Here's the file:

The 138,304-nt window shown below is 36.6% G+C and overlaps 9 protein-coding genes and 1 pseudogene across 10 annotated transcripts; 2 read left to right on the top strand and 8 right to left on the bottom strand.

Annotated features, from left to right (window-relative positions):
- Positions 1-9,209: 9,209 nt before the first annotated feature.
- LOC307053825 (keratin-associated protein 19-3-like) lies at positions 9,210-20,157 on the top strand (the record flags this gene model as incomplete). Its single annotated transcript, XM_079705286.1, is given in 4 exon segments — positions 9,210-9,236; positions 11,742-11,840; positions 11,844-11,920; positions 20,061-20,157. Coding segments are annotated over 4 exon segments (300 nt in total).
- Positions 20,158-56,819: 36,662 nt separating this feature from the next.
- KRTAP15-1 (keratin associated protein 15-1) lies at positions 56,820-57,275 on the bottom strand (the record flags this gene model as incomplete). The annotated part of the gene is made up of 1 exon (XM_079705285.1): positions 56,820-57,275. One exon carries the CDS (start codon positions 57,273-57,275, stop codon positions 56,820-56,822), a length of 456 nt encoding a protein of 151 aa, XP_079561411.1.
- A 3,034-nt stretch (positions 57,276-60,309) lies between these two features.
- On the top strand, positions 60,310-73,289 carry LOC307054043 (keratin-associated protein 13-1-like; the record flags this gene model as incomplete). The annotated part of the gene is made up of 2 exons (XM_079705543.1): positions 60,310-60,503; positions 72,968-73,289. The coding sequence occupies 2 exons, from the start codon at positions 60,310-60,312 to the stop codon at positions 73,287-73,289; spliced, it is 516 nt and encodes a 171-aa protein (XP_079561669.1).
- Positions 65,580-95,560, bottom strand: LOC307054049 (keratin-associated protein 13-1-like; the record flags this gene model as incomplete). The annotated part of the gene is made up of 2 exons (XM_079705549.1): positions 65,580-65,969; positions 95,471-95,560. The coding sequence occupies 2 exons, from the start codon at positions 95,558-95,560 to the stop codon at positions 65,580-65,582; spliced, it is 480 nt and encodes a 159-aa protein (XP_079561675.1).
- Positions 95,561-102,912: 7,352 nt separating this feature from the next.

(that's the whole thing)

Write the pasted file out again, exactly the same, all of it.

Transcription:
The 138,304-nt window shown below is 36.6% G+C and overlaps 9 protein-coding genes and 1 pseudogene across 10 annotated transcripts; 2 read left to right on the top strand and 8 right to left on the bottom strand.

Annotated features, from left to right (window-relative positions):
- Positions 1-9,209: 9,209 nt before the first annotated feature.
- LOC307053825 (keratin-associated protein 19-3-like) lies at positions 9,210-20,157 on the top strand (the record flags this gene model as incomplete). Its single annotated transcript, XM_079705286.1, is given in 4 exon segments — positions 9,210-9,236; positions 11,742-11,840; positions 11,844-11,920; positions 20,061-20,157. Coding segments are annotated over 4 exon segments (300 nt in total).
- Positions 20,158-56,819: 36,662 nt separating this feature from the next.
- KRTAP15-1 (keratin associated protein 15-1) lies at positions 56,820-57,275 on the bottom strand (the record flags this gene model as incomplete). The annotated part of the gene is made up of 1 exon (XM_079705285.1): positions 56,820-57,275. One exon carries the CDS (start codon positions 57,273-57,275, stop codon positions 56,820-56,822), a length of 456 nt encoding a protein of 151 aa, XP_079561411.1.
- A 3,034-nt stretch (positions 57,276-60,309) lies between these two features.
- On the top strand, positions 60,310-73,289 carry LOC307054043 (keratin-associated protein 13-1-like; the record flags this gene model as incomplete). The annotated part of the gene is made up of 2 exons (XM_079705543.1): positions 60,310-60,503; positions 72,968-73,289. The coding sequence occupies 2 exons, from the start codon at positions 60,310-60,312 to the stop codon at positions 73,287-73,289; spliced, it is 516 nt and encodes a 171-aa protein (XP_079561669.1).
- Positions 65,580-95,560, bottom strand: LOC307054049 (keratin-associated protein 13-1-like; the record flags this gene model as incomplete). The annotated part of the gene is made up of 2 exons (XM_079705549.1): positions 65,580-65,969; positions 95,471-95,560. The coding sequence occupies 2 exons, from the start codon at positions 95,558-95,560 to the stop codon at positions 65,580-65,582; spliced, it is 480 nt and encodes a 159-aa protein (XP_079561675.1).
- Positions 95,561-102,912: 7,352 nt separating this feature from the next.